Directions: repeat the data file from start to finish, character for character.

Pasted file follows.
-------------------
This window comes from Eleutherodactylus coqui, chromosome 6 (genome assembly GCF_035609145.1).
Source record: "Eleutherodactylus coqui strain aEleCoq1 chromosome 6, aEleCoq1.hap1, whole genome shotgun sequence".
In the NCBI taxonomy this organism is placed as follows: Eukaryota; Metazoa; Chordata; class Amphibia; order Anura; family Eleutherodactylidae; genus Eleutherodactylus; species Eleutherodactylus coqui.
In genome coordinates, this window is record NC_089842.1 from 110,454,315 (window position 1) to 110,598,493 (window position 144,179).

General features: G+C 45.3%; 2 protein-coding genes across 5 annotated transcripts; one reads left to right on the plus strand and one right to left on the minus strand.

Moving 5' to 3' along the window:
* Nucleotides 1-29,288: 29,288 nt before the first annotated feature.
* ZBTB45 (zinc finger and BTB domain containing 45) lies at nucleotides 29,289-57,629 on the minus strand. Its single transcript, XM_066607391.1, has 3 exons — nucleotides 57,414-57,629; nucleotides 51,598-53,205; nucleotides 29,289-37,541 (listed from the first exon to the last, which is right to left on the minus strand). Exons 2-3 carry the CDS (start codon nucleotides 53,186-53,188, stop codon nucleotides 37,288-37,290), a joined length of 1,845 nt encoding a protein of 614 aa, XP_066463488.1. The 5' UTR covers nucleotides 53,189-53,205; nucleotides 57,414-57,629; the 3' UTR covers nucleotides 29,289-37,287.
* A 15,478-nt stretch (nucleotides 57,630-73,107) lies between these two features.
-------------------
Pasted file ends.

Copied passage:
This window comes from Eleutherodactylus coqui, chromosome 6 (genome assembly GCF_035609145.1).
Source record: "Eleutherodactylus coqui strain aEleCoq1 chromosome 6, aEleCoq1.hap1, whole genome shotgun sequence".
In the NCBI taxonomy this organism is placed as follows: Eukaryota; Metazoa; Chordata; class Amphibia; order Anura; family Eleutherodactylidae; genus Eleutherodactylus; species Eleutherodactylus coqui.
In genome coordinates, this window is record NC_089842.1 from 110,454,315 (window position 1) to 110,598,493 (window position 144,179).

General features: G+C 45.3%; 2 protein-coding genes across 5 annotated transcripts; one reads left to right on the plus strand and one right to left on the minus strand.

Moving 5' to 3' along the window:
* Nucleotides 1-29,288: 29,288 nt before the first annotated feature.
* ZBTB45 (zinc finger and BTB domain containing 45) lies at nucleotides 29,289-57,629 on the minus strand. Its single transcript, XM_066607391.1, has 3 exons — nucleotides 57,414-57,629; nucleotides 51,598-53,205; nucleotides 29,289-37,541 (listed from the first exon to the last, which is right to left on the minus strand). Exons 2-3 carry the CDS (start codon nucleotides 53,186-53,188, stop codon nucleotides 37,288-37,290), a joined length of 1,845 nt encoding a protein of 614 aa, XP_066463488.1. The 5' UTR covers nucleotides 53,189-53,205; nucleotides 57,414-57,629; the 3' UTR covers nucleotides 29,289-37,287.
* A 15,478-nt stretch (nucleotides 57,630-73,107) lies between these two features.